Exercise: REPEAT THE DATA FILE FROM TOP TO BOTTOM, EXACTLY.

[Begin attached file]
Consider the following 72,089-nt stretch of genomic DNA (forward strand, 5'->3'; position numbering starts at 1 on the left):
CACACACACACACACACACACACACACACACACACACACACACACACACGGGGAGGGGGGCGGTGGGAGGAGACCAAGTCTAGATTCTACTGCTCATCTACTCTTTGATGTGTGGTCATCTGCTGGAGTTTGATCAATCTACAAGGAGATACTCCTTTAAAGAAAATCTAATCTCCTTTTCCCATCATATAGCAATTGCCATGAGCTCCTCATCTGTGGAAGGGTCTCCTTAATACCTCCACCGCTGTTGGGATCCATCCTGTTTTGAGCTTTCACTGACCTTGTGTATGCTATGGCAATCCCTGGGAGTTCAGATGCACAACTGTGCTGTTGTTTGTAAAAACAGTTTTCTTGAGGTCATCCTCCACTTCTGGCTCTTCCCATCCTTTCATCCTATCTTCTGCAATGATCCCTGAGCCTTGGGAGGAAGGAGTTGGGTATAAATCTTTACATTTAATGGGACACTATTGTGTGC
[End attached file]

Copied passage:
Consider the following 72,089-nt stretch of genomic DNA (forward strand, 5'->3'; position numbering starts at 1 on the left):
CACACACACACACACACACACACACACACACACACACACACACACACACGGGGAGGGGGGCGGTGGGAGGAGACCAAGTCTAGATTCTACTGCTCATCTACTCTTTGATGTGTGGTCATCTGCTGGAGTTTGATCAATCTACAAGGAGATACTCCTTTAAAGAAAATCTAATCTCCTTTTCCCATCATATAGCAATTGCCATGAGCTCCTCATCTGTGGAAGGGTCTCCTTAATACCTCCACCGCTGTTGGGATCCATCCTGTTTTGAGCTTTCACTGACCTTGTGTATGCTATGGCAATCCCTGGGAGTTCAGATGCACAACTGTGCTGTTGTTTGTAAAAACAGTTTTCTTGAGGTCATCCTCCACTTCTGGCTCTTCCCATCCTTTCATCCTATCTTCTGCAATGATCCCTGAGCCTTGGGAGGAAGGAGTTGGGTATAAATCTTTACATTTAATGGGACACTATTGTGTGC